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Toe Walking – What’s the Big Deal?


You’ve probably heard someone in the pediatric world mention toe walking. What’s all the buzz about? What is toe walking, and who does it? Should you be concerned if you notice your child toe walking? APT’s very own Amie Caple – PT, DPT walks us through the basics.

Toe walking is when a child walks without their heels hitting the ground. It is common in toddlers just learning how to stand and walk, and it is typical for a child to experiment with toe walking for 3-6 months after they begin walking as they test out their new found independence and can even continue off and on after that in some kids. By three years old, children should have adopted a more typical pattern of walking heel to toe.

It is a concern if a child continues to walk on their toes past the age of three, if the distance between the heel and floor is extreme, or if he/she is unable to bring their heels down to the floor. Toe walking can cause trunk and leg muscle weakness, decreased flexibility in leg muscles, and decreased balance which can cause issues in keeping up with peers and successfully engaging in play activities. Over time, habitual toe walking places abnormal stress on the bones and ligaments in the feet, knees, and lower back which can deform bones and stretch ligaments, causing joint pain, impaired function, knee instability, arthritis, and increased risk of injury as one grows older.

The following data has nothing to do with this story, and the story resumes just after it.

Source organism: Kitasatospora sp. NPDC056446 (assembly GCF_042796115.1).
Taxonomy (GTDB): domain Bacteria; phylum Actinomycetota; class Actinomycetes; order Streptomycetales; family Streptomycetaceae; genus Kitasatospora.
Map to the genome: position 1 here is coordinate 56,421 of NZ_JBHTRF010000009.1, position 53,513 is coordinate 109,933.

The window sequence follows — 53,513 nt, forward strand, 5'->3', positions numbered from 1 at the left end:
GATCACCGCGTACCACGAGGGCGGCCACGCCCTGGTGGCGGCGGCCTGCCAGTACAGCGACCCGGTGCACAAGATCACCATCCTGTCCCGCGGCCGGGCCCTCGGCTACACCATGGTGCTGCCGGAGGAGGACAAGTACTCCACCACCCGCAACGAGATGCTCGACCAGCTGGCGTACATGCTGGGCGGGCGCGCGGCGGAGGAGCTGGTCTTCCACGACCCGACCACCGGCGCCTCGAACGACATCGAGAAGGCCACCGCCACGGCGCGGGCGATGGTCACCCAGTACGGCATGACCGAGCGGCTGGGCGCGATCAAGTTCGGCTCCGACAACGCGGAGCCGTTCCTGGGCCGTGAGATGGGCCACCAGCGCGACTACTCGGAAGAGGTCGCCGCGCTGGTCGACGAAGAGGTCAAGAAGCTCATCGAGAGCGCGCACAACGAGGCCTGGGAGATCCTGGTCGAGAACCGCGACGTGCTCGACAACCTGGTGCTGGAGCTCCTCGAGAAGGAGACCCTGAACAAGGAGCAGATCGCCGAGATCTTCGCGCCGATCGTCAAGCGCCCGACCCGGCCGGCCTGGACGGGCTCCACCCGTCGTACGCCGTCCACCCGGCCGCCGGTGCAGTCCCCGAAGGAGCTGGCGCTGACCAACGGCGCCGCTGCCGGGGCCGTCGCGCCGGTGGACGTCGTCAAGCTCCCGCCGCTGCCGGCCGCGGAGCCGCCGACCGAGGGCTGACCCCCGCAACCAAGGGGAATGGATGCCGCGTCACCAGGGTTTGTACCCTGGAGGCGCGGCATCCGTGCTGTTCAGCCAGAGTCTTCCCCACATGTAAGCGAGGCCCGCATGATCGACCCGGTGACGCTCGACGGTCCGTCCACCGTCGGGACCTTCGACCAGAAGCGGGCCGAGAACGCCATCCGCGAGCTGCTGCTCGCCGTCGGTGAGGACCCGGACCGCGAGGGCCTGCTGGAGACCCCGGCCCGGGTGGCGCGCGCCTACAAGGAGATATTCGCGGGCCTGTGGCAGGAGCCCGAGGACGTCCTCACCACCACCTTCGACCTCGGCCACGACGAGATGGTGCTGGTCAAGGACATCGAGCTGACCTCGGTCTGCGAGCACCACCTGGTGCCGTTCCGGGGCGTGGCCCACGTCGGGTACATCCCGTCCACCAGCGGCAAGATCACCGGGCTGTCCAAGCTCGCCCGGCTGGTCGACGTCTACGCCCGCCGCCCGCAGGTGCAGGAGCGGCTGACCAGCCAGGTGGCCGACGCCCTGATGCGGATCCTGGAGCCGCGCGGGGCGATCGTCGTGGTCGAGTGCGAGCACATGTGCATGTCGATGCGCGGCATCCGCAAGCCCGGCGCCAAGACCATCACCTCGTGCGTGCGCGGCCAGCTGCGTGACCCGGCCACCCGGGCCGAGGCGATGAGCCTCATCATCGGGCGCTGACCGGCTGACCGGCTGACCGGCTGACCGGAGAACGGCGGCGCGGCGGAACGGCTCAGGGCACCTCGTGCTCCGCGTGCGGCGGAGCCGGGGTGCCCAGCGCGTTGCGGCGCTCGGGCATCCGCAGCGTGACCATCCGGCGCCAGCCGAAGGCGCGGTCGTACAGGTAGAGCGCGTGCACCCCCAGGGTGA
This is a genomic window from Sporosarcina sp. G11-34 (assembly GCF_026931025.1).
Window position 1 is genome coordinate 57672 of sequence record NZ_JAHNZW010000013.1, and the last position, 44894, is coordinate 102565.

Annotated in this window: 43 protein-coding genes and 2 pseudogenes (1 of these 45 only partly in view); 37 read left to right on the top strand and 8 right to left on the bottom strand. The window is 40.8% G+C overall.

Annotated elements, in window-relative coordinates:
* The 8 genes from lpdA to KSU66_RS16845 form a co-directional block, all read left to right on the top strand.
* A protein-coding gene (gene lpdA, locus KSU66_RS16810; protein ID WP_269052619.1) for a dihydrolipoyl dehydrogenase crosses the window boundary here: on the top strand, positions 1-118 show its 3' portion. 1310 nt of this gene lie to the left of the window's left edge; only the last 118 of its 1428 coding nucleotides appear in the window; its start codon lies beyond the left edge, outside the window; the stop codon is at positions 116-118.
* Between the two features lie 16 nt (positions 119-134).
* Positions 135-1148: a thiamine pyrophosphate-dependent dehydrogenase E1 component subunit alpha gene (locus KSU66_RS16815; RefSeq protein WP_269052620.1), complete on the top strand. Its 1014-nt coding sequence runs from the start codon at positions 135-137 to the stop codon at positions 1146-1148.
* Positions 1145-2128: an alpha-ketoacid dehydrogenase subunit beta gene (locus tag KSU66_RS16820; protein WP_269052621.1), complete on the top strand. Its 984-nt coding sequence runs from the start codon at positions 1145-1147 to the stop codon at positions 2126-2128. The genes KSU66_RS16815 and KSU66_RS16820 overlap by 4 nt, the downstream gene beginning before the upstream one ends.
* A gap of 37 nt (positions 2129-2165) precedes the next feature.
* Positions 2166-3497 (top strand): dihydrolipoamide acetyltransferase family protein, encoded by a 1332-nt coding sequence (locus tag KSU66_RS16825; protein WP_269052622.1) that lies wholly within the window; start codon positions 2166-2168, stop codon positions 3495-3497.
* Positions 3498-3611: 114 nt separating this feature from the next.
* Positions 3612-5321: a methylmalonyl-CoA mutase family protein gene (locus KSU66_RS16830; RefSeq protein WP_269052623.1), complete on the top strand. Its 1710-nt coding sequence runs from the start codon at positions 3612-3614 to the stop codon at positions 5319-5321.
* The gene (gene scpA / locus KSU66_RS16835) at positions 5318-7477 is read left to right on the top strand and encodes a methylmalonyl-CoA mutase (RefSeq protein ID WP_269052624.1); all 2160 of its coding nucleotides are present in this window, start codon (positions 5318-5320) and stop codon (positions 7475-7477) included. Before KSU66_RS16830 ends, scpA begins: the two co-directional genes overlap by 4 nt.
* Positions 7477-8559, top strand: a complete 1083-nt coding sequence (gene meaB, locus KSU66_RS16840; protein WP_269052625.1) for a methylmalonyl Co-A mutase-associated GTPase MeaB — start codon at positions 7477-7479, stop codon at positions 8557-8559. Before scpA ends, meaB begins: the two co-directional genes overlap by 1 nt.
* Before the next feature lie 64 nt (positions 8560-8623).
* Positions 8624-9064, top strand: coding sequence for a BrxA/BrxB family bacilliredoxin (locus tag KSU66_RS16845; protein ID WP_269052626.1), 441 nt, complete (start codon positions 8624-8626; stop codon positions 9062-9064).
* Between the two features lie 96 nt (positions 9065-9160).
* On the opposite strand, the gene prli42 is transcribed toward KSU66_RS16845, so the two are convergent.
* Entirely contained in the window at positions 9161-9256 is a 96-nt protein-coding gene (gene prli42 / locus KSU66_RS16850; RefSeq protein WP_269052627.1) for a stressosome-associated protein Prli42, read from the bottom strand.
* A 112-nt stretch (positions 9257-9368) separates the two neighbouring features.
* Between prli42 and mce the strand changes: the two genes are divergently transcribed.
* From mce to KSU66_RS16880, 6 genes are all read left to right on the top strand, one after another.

A child may toe walk for a variety of reasons including core or ankle weakness, heel cord tightness, spasticity or neurological condition, sensory processing issues or Autism, prematurity, GI issues, vestibular issues, or visual impairments. There is also another category of toe walking called ‘idiopathic’, meaning muscular, neuromuscular, and sensory issues have been ruled out and toe walking persists due to habit. Treatment of toe walking depends on severity (time spent on toes and amount of ankle flexibility) and can include Botox injections, serial casting, bracing, physical therapy for stretching, strengthening, manual therapy and balance training, and/or surgery. If you think that your child walks on their toes a lot, have your pediatrician or friendly neighborhood pediatric physical or occupational therapist complete an exam to determine the next best step for your child.